RAPID.gifIn principle, the technique could enable users to create 3-D nanostructures with features ranging from tens of microns down to 40 nm. Fourkas, who led the research, believes that with further developments and refinements RAPID could shrink the feature resolution to as low as 20 nm, which could make nanopatterning useful in a variety of new applications.

Though there is still room for improved materials and better two-dimensional spatial light modulators could make the technique easier to implement, Fourkas is pleased with the team's discovery. "In the way that we have implemented it, RAPID is far easier than we had ever imagined it could be."

Rebecca C. Jernigan

The transfer of energy from an incident electromagnetic energy field with wavelength or frequency to an atomic or molecular medium.
1. A bundle of light rays that may be parallel, converging or diverging. 2. A concentrated, unidirectional stream of particles. 3. A concentrated, unidirectional flow of electromagnetic waves.
That branch of science involved in the study and utilization of the motion, emissions and behaviors of currents of electrical energy flowing through gases, vacuums, semiconductors and conductors, not to be confused with electrics, which deals primarily with the conduction of large currents of electricity through metals.
The emission of light or other electromagnetic radiation of longer wavelengths by a substance as a result of the absorption of some other radiation of shorter wavelengths, provided the emission continues only as long as the stimulus producing it is maintained. In other words, fluorescence is the luminescence that persists for less than about 10-8 s after excitation.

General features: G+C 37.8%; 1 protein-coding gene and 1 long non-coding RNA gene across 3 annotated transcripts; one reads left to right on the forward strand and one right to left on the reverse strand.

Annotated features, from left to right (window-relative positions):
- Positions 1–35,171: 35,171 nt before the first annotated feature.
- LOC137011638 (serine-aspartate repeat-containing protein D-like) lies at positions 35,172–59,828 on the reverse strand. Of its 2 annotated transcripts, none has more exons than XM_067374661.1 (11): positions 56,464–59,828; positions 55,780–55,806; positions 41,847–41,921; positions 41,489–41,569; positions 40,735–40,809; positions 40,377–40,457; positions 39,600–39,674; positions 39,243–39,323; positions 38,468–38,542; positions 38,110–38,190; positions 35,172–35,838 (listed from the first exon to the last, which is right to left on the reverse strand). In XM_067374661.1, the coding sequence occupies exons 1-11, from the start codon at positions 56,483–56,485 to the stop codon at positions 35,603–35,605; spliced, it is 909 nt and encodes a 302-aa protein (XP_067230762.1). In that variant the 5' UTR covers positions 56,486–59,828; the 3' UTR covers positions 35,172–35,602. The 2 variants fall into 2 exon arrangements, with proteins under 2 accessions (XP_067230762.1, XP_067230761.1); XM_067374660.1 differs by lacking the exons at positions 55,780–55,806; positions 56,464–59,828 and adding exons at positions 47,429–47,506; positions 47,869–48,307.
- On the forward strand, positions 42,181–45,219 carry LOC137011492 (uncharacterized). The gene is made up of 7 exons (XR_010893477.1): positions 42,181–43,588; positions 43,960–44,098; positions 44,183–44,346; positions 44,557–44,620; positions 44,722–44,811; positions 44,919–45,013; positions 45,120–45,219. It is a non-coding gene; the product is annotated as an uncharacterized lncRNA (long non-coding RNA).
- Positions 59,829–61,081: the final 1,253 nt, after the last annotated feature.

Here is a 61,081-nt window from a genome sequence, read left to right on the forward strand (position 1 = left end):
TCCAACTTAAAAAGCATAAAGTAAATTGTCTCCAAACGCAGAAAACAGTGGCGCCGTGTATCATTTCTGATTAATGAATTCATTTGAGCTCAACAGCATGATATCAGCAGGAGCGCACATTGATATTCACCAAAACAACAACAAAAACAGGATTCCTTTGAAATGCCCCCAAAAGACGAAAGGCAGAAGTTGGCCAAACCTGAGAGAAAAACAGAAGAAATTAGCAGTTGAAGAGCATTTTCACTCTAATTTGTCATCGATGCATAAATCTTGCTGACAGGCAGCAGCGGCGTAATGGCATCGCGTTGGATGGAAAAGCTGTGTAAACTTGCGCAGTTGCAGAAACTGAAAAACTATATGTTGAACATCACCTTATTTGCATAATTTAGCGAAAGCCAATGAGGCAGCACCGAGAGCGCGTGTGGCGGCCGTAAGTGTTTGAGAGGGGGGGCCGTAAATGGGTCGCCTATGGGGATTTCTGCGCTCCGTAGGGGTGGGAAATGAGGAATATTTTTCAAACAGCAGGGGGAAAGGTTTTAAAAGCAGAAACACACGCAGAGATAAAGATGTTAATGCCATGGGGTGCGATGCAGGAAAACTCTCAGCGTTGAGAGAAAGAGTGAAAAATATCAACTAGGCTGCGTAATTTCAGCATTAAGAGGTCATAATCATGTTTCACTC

In a periodic function or wave, the segment of the period that has elapsed, measured from some fixed origin. If the time for one period is expressed as 360° along a time axis, the phase position is called the phase angle.
A lithographic technique using an image produced by photography for printing on a print-nonprint, sectioned surface.
A quantum of electromagnetic energy of a single mode; i.e., a single wavelength, direction and polarization. As a unit of energy, each photon equals hn, h being Planck's constant and n, the frequency of the propagating electromagnetic wave. The momentum of the photon in the direction of propagation is hn/c, c being the speed of light.
A chemical substance rendered insoluble by exposure to light. By means of a photoresist, a selected pattern can be imaged on a metal. The unexposed areas are washed away and are ready for etching by acid or doping to make a microcircuit.
Process of synthesizing long molecular chain materials (polymers) by reaction of many small molecules (usually thousands) called monomers.
1. In optics, the ability of a lens system to reproduce the points, lines and surfaces in an object as separate entities in the image. 2. The minimum adjustment increment effectively achievable by a positioning mechanism. 3. In image processing, the accuracy with which brightness, spatial parameters and frame rate are divided into discrete levels.